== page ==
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Thoughts and insights on how to be a better leader.

Recharge Reinvent or Resign – Part Three

By Leadership
Recharge, Reinvent, or Resign - Part Three Leaders in every generation have faced challenges. In the early days of the Jesus movement, church leaders were thrown to the lions (literally!) by Roman emperors. In modern times, leaders have navigated civil wars, civil rights, and economic depressions and recessions. Those are the large, public challenges. Then there's the personal ones: depression, discouragement, stress, critics, and fatigue. As I survey the leadership landscape at the end of 2021, I believe it is the most challenging extended season of my 30+ years of leading organizations. I will be addressing three ways a leader can approach this season of life and leadership. Each of them are equally valid, depending on your situation and the needs of your organization. If we lead long enough, we will likely experience all three. Click here to read the first post or second post. Resign Your Leadership Ouch! Just...
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Recharge Reinvent or Resign – Part Two

By Leadership
Recharge, Reinvent, or Resign - Part Two Leaders in every generation have faced challenges. In the early days of the Jesus movement, church leaders were thrown to the lions (literally!) by Roman emperors. In modern times, leaders have navigated civil wars, civil rights, and economic depressions and recessions. Those are the large, public challenges. Then there's the personal ones: depression, discouragement, stress, critics, and fatigue. As I survey the leadership landscape at the end of 2021, I believe it is the most challenging extended season of my 30+ years of leading organizations. I will be addressing three ways a leader can approach this season of life and leadership. Each of them are equally valid, depending on your situation and the needs of your organization. If we lead long enough, we will likely experience all three. Click here to read the first post. Reinvent Your Leadership I love our country for...
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Recharge Reinvent or Resign – Part One

By Leadership
Recharge, Reinvent, or Resign - Part One Leaders in every generation have faced challenges. In the early days of the Jesus movement, church leaders were thrown to the lions (literally!) by Roman emperors. In modern times, leaders have navigated civil wars, civil rights, and economic depressions and recessions. Those are the large, public challenges. Then there's the personal ones: depression, discouragement, stress, critics, and fatigue. As I survey the leadership landscape at the end of 2021, I believe it is the most challenging extended season of my 30+ years of leading organizations. Starting with this post, I want to address three ways a leader can approach this season of life and leadership. Each of them are equally valid, depending on your situation and the needs of your organization. If we lead long enough, we will likely experience all three. Recharge Your Leadership Here comes what I know will be an...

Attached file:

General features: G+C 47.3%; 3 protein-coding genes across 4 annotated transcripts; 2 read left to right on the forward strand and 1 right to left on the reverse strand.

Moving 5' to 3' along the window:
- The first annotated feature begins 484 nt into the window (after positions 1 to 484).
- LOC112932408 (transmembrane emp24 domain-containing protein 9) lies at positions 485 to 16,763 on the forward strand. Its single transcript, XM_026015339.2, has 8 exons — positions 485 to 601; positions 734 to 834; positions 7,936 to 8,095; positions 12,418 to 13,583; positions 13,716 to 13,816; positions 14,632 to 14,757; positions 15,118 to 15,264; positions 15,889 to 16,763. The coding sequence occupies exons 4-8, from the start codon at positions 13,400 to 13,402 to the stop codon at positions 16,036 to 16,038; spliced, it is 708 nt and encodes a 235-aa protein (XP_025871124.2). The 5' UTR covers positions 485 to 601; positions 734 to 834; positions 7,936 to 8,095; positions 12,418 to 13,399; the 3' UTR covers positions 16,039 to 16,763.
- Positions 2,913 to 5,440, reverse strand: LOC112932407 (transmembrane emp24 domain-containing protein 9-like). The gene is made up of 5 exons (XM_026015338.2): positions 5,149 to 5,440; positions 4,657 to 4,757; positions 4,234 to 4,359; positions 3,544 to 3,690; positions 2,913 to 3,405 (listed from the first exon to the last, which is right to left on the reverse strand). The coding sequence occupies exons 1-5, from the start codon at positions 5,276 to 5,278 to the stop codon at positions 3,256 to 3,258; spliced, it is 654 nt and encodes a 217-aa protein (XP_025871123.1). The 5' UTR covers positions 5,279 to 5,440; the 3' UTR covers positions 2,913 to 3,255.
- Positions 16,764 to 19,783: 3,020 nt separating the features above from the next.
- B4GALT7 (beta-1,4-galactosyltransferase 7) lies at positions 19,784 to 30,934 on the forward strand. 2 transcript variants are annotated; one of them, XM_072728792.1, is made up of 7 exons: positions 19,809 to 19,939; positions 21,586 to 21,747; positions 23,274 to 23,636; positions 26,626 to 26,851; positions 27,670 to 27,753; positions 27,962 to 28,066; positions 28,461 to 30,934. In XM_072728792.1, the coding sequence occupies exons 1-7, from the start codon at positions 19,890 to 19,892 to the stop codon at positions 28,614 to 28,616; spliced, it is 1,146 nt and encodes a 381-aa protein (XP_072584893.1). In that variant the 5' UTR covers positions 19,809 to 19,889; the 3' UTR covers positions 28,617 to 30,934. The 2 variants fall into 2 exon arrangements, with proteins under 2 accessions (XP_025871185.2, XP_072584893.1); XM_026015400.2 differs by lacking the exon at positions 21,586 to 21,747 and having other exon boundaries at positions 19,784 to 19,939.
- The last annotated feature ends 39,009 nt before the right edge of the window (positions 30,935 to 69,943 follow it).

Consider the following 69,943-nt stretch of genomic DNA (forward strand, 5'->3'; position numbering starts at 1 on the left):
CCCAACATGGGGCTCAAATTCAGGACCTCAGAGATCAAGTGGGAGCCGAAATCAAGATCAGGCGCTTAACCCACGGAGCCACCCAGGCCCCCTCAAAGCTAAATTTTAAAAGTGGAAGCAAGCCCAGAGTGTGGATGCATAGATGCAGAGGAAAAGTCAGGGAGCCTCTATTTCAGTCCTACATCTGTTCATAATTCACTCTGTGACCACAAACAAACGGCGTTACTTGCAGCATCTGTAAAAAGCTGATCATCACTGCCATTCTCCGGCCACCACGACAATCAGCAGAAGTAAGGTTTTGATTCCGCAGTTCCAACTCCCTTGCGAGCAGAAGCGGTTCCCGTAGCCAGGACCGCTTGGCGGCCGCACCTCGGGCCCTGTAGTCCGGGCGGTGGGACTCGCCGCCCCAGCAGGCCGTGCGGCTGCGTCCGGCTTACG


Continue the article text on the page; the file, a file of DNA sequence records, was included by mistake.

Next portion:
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Counting and Measuring

By Leadership
As senior leaders, we are responsible for shepherding the overall health and wellbeing of our organizations and teams. To do so effectively, we must have access to good information. Without good information to guide our decisions, it's easy to pursue priorities and projects that may actually be detrimental to the health and wellbeing of our organization. At lower levels of leadership, this access to good information is often first-hand -- it's right there in front of us. If you lead a single team, you can assess fairly quickly how that team (and individual team members) are doing. But as you move up the leadership level, your access to first-hand information becomes less and less. You become more dependent on others to provide both the information itself and the interpretation of that information. But all information and its subsequent interpretations aren't equal. While the information may be accurate, how it is...
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Vision Deposits

By Leadership
In terms of finances, I wish I would have learned the lesson of compound interest when I was twenty-five years old. But, as with many things, it's better to learn the lesson later than not at all. Compound interest is when the interest earned on an investment is added back to the principal balance. This results in a larger balance, which then earns more interest. Here's an example from Forbes Magazine: "Let’s say you have $1,000 in a savings account that earns 5% in annual interest. In year one, you’d earn $50, giving you a new balance of $1,050. In year two, you would earn 5% on the larger balance of $1,050, which is $52.50—giving you a new balance of $1,102.50 at the end of year two." As the article goes on to point out, "The more frequently interest is compounded, the more rapidly your principal balance grows." Good leaders...
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